The solder alloy may be, for example, reflowed and attached to an under bump metal, which for example, may be formed as a vacuum-deposited thin film or a plated film. Other conventional manufacturing methods may be used to manufacture the interconnect structure as described below.
The combination of a Ni-enhanced Pb-free alloy with an under-bump-metallurgy (UBM) is believed to generally provide improved joint mechanical strength by controlling the intermetallic formations at the solder/UBM interface and at the Sn grain boundaries (inter-dendrites) within the bulk solder. This has been observed in improved high speed shear condition and validated through drop testing results by the inventors as compared to the same structure using a non-Ni-enhanced Pb-free alloy. This improvement in joint strength will be of benefit for electronic devices that use wafer-level CSP or flip-chip interconnects where the device is prone to be dropped, in particular for mobile items such as cell phones, personal digital assistants, MP3 players, game players, etc.
More specific embodiments of structures that may implement the Ni-enhanced solder alloy interconnect structure are now discussed in greater detail below. In a first embodiment, solder is used to form an interconnect between two different substrates. The interconnect typically includes a bulk solder component, and an intermetallic compound (IMC) at the interface(s) of the bulk solder and the metal structure (e.g., UBM) on the wafer. The IMC is formed by a metallurgical reaction between the solder and the UBM.
A UBM is generally classified as either a thin film or thick film. A thin film UBM is typically produced by vacuum deposition (such as sputter deposition or evaporation). A thick film UBM is typically produced by plating. An example of a suitable UBM structure is aluminum-nickel(vanadium)-copper with copper contacting the solder. Other possible alternatives include, but are not limited to, the following alloys: Ti/NiV/Cu, Ti/Ni/Cu, TiW/Cu, TiW/Ni/Cu, TiW/NiV/Cu, Cr/Ni/Cu or Cr/NiV/Cu. Examples of a suitable thick film UBM may be formed using the following: Cu, NiP/Au, NiP/NiPd/Au, PdP/Au, PdP, Ni/Au, or Cu/Ni/Au.
The joint strength of the interconnect is dependent on the ductility (compliance) of the bulk solder and the joint mechanical strength of the IMC at the solder/UBM interface. Although increased reliability is desired in the interconnect structure, the interfacial IMC itself is considered to be fairly brittle.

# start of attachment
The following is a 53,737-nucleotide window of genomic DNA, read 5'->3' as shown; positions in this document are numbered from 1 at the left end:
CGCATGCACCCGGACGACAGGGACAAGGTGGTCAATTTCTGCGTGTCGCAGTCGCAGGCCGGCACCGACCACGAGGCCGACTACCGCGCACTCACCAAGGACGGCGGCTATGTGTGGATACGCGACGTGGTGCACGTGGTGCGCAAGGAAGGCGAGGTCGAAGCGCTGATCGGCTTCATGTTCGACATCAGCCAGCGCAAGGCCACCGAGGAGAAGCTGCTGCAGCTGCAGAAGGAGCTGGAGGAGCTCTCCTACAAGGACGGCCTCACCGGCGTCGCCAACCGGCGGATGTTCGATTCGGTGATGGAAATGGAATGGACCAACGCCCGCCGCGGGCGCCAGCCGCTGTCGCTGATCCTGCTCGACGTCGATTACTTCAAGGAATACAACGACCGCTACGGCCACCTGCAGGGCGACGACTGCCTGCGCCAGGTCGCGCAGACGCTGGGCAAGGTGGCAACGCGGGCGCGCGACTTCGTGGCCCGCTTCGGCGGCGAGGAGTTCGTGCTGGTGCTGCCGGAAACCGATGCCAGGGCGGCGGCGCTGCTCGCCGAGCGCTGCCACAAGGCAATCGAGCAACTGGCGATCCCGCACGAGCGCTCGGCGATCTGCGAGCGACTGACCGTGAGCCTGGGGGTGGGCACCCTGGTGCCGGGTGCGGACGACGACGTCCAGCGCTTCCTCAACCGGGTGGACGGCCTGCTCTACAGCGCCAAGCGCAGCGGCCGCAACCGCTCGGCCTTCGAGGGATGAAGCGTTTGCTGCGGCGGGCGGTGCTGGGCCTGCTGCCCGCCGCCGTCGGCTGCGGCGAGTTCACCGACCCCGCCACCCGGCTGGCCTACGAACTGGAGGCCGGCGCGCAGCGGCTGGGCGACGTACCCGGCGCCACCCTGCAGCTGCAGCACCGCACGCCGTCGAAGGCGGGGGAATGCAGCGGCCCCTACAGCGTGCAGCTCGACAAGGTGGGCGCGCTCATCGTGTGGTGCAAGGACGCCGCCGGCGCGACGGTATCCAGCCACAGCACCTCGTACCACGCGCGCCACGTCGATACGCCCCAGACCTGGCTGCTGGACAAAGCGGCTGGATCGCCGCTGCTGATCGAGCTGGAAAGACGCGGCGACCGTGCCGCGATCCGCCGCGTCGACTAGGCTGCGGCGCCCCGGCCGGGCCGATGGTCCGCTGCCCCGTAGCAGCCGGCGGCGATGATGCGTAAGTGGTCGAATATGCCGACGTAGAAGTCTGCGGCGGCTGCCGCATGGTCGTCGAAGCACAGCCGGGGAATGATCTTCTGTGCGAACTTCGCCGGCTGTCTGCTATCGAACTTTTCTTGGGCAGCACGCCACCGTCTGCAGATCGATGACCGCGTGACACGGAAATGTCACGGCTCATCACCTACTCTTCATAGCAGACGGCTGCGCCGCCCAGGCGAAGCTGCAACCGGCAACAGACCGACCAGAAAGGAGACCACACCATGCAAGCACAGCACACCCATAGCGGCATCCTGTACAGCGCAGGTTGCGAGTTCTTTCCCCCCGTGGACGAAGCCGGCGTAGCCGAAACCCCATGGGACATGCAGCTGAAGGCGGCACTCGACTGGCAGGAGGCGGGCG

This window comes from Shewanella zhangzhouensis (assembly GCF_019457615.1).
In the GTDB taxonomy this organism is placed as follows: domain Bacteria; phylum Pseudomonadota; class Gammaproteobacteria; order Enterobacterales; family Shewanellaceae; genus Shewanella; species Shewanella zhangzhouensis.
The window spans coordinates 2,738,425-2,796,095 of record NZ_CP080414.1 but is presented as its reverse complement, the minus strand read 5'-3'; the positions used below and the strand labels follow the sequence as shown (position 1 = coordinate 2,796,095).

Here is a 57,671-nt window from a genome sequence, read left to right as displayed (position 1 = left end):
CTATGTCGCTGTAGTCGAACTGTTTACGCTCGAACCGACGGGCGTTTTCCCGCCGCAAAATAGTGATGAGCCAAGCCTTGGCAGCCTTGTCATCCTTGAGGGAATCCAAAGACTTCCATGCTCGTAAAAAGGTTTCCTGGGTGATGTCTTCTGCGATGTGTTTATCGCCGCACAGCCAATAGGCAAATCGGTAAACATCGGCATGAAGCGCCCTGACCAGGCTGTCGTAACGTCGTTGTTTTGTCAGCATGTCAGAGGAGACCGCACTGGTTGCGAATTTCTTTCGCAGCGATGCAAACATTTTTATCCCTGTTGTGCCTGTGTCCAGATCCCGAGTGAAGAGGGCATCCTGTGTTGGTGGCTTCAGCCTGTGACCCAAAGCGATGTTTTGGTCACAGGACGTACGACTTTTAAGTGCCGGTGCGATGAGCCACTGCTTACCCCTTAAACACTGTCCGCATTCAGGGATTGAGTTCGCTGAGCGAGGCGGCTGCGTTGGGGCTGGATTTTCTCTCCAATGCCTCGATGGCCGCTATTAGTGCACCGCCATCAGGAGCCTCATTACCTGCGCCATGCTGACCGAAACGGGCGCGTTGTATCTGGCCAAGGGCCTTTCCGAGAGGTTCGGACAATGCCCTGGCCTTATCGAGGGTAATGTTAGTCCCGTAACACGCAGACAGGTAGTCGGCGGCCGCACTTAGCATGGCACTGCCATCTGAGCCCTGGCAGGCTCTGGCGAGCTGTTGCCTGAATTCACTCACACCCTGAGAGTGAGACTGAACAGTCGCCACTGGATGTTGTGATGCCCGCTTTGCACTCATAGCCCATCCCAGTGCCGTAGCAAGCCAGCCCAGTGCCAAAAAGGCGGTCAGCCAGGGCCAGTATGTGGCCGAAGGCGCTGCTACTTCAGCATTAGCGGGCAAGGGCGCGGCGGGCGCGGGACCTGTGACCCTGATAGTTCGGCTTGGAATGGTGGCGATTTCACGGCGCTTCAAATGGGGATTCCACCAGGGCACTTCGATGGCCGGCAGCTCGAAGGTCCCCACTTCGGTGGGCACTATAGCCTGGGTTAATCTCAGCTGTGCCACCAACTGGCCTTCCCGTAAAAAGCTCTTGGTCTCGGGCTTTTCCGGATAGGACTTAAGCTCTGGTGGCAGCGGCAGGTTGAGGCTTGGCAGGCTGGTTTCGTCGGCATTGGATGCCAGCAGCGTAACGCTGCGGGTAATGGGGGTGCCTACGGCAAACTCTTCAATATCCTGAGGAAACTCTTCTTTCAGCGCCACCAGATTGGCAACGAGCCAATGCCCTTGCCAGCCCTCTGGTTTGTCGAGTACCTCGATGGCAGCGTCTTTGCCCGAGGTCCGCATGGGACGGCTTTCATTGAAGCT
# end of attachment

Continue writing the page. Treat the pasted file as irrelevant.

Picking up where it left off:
It is believed that the improved joint mechanical performance of Pb-free solder interconnects is aided by one or a combination of the following: improving the bulk solder micro-structure properties, improving the compatibility of the UBM structure (e.g. UBM film stress level or solubility) with the intended IMC structure, and by improving control of the interfacial IMC growth and evolution.
Improvements attained by using bulk solder for wafer-level CSP and flip-chip interconnects with the above solder alloy interconnects were observed by utilizing known high speed shear and high speed cold ball pull testing to simulate mechanical drop impact events. The testing included utilization of a wide range of test condition parameters (e.g., impact shear, pull speed, and impact shear height) to gauge the scale of the improvements attained by use of the Ni-enhanced solder. Additional testing using a known drop test apparatus tested the drop test reliability of structures made with the Ni-enhanced solder, which performed significantly better than available alternatives. Testing also included the compatibility of various UBM options with an emphasis on overall film stress level and soluble metal thickness.
FIG. 1 illustrates a cross-sectional view of a portion of a wafer-level chip-scale or flip-chip package 100 prior to assembly to a substrate. A wafer device 102 (e.g., a typical integrated circuit (IC) die) is provided for subsequent connection to a substrate (see FIG. 2). A UBM 108, formed on wafer device 102, is in contact with bulk solder 106 (e.g., a solder bump or ball) at interfacial IMC 114. In an actual package, there would typically be a large number of solder bumps or balls used.